Researchers ask Google to make HTTPS the default

A group of 37 researchers in information security and privacy law have sent an open letter to Google encouraging the company to enable HTTPS as the default protocol for Google Mail, Docs, and Calendar. Doing so, the letter says, will protect Google customers’ communications from theft and snooping.

“Google uses industry-standard Hypertext Transfer Protocol Secure (HTTPS) encryption technology to protect customers’ login information. However, encryption is not enabled by default to protect other information transmitted by users of Google Mail, Docs or Calendar. As a result, Google customers who compose email, documents, spreadsheets, presentations and calendar plans from a public connection (such as open wireless networks in coffee shops, libraries, and schools) face a very real risk of data theft and snooping, even by unsophisticated attackers. Tools to steal information are widely available on the Internet.

Google supports HTTPS encryption for the entire Gmail, Docs or Calendar session. However, this is disabled by default, and the configuration option controlling this security mechanism is not easy to discover. Few users know the risks they face when logging into Google’s Web applications from an unsecured network, and Google’s existing efforts are little help.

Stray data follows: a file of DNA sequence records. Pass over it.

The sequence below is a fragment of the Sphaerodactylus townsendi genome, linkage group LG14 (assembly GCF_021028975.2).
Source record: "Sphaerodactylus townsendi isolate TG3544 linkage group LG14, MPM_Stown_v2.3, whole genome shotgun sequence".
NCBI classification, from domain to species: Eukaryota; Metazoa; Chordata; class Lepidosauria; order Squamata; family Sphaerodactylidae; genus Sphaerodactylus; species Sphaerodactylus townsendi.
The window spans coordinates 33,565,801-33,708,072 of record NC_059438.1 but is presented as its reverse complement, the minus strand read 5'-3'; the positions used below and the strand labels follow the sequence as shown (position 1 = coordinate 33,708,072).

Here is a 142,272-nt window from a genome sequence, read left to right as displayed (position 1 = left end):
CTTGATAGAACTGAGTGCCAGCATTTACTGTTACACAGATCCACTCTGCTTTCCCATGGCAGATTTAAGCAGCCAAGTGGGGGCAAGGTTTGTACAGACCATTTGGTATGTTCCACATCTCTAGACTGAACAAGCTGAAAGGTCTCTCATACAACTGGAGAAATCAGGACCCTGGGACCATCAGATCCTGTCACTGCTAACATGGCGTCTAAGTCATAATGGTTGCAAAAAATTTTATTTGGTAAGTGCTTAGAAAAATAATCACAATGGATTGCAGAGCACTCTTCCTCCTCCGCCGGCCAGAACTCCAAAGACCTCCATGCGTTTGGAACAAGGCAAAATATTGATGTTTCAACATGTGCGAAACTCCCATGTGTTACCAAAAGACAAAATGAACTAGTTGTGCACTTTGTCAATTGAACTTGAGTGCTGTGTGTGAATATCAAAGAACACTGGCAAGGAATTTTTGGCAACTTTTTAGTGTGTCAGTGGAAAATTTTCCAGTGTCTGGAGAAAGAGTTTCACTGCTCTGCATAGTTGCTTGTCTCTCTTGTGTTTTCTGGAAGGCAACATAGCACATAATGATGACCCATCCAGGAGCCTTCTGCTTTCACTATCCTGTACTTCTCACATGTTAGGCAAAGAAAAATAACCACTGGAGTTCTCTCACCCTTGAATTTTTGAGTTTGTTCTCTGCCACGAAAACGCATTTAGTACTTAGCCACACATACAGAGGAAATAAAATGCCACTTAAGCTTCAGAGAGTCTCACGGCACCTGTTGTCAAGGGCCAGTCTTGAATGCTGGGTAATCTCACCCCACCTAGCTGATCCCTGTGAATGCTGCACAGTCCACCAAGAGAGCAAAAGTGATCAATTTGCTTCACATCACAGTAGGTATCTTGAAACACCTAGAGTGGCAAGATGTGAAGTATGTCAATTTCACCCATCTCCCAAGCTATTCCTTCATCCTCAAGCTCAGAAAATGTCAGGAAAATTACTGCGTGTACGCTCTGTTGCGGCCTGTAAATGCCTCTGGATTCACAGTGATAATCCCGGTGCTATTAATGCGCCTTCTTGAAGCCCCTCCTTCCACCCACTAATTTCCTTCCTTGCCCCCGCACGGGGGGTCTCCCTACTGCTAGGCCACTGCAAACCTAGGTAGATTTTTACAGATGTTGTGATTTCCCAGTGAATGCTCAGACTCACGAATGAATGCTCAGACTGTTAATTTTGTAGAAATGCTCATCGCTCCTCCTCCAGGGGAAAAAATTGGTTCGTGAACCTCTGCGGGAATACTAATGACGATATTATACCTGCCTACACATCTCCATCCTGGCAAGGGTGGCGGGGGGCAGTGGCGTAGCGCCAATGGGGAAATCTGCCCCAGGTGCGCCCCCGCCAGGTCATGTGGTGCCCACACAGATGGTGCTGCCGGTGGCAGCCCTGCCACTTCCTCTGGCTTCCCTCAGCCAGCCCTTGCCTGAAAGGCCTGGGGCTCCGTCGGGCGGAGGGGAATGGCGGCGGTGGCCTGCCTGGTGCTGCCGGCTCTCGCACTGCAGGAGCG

Support for HTTPS is built into every Web browser and is widely used in the finance and health industries to protect consumers’ sensitive information. Google even uses HTTPS encryption, enabled by default, to protect customers using Google Voice, Health, AdSense and Adwords.

Rather than forcing users of Gmail, Docs and Calendar to “opt-in” to adequate security, Google should make security and privacy the default.”

See the post on Wired’s Threat Level blog for more information and a quote from Google in response.

“Google responded Tuesday morning, saying that it is already ahead of the pack by even offering HTTPS, and that the company is looking into whether it would make sense to turn it on as the default for all Gmail users.

“Free, always-on HTTPS is pretty unusual in the e-mail business, particularly for a free e-mail service,” Google engineer Alma Whitten wrote Tuesday morning on Google’s security blog. ”It’s something we’d like to see all major webmail services provide.”

The company is planning a trial where small samples of different types of Gmail users will be shifted to a default HTTPS to see how fast things load, how happy users are and what networks or computer setsups fair badly, according to Whitten.

“Unless there are negative effects on the user experience or it’s otherwise impractical, we intend to turn on HTTPS by default more broadly, hopefully for all Gmail users,” Whitten wrote, noting that the extra cost associated with the computing power needed for encyrption was not holding the company back.”

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